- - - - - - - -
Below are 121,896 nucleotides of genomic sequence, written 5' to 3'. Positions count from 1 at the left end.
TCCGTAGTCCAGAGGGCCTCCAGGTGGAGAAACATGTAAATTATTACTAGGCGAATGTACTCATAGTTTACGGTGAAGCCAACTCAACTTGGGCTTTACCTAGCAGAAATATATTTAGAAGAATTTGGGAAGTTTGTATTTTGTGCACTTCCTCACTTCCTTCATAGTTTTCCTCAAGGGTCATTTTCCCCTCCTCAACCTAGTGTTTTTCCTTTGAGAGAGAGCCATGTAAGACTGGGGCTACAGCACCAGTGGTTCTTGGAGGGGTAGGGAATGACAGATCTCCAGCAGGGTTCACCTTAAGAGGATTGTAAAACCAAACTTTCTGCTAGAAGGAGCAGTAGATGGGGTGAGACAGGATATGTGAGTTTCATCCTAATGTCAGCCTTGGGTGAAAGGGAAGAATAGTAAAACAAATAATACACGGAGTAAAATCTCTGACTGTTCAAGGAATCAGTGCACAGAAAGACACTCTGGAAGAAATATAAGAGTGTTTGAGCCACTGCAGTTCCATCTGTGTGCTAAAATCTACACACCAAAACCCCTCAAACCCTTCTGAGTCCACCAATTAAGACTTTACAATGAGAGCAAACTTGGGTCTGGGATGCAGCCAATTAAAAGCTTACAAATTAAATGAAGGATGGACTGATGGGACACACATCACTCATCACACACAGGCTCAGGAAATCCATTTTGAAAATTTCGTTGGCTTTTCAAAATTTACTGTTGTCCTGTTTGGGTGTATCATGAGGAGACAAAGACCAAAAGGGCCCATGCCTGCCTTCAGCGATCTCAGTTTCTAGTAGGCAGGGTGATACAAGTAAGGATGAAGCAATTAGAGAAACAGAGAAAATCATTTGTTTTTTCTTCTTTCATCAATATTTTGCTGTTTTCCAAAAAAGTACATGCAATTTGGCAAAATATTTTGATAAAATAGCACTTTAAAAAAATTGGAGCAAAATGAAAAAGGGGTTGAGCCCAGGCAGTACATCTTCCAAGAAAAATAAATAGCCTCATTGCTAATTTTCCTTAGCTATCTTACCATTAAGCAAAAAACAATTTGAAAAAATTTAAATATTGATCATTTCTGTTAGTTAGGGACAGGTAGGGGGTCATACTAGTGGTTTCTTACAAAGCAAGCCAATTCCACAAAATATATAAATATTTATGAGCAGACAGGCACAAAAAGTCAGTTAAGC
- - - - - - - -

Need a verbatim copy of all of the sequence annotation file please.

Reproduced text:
Below are 121,896 nucleotides of genomic sequence, written 5' to 3'. Positions count from 1 at the left end.
TCCGTAGTCCAGAGGGCCTCCAGGTGGAGAAACATGTAAATTATTACTAGGCGAATGTACTCATAGTTTACGGTGAAGCCAACTCAACTTGGGCTTTACCTAGCAGAAATATATTTAGAAGAATTTGGGAAGTTTGTATTTTGTGCACTTCCTCACTTCCTTCATAGTTTTCCTCAAGGGTCATTTTCCCCTCCTCAACCTAGTGTTTTTCCTTTGAGAGAGAGCCATGTAAGACTGGGGCTACAGCACCAGTGGTTCTTGGAGGGGTAGGGAATGACAGATCTCCAGCAGGGTTCACCTTAAGAGGATTGTAAAACCAAACTTTCTGCTAGAAGGAGCAGTAGATGGGGTGAGACAGGATATGTGAGTTTCATCCTAATGTCAGCCTTGGGTGAAAGGGAAGAATAGTAAAACAAATAATACACGGAGTAAAATCTCTGACTGTTCAAGGAATCAGTGCACAGAAAGACACTCTGGAAGAAATATAAGAGTGTTTGAGCCACTGCAGTTCCATCTGTGTGCTAAAATCTACACACCAAAACCCCTCAAACCCTTCTGAGTCCACCAATTAAGACTTTACAATGAGAGCAAACTTGGGTCTGGGATGCAGCCAATTAAAAGCTTACAAATTAAATGAAGGATGGACTGATGGGACACACATCACTCATCACACACAGGCTCAGGAAATCCATTTTGAAAATTTCGTTGGCTTTTCAAAATTTACTGTTGTCCTGTTTGGGTGTATCATGAGGAGACAAAGACCAAAAGGGCCCATGCCTGCCTTCAGCGATCTCAGTTTCTAGTAGGCAGGGTGATACAAGTAAGGATGAAGCAATTAGAGAAACAGAGAAAATCATTTGTTTTTTCTTCTTTCATCAATATTTTGCTGTTTTCCAAAAAAGTACATGCAATTTGGCAAAATATTTTGATAAAATAGCACTTTAAAAAAATTGGAGCAAAATGAAAAAGGGGTTGAGCCCAGGCAGTACATCTTCCAAGAAAAATAAATAGCCTCATTGCTAATTTTCCTTAGCTATCTTACCATTAAGCAAAAAACAATTTGAAAAAATTTAAATATTGATCATTTCTGTTAGTTAGGGACAGGTAGGGGGTCATACTAGTGGTTTCTTACAAAGCAAGCCAATTCCACAAAATATATAAATATTTATGAGCAGACAGGCACAAAAAGTCAGTTAAGC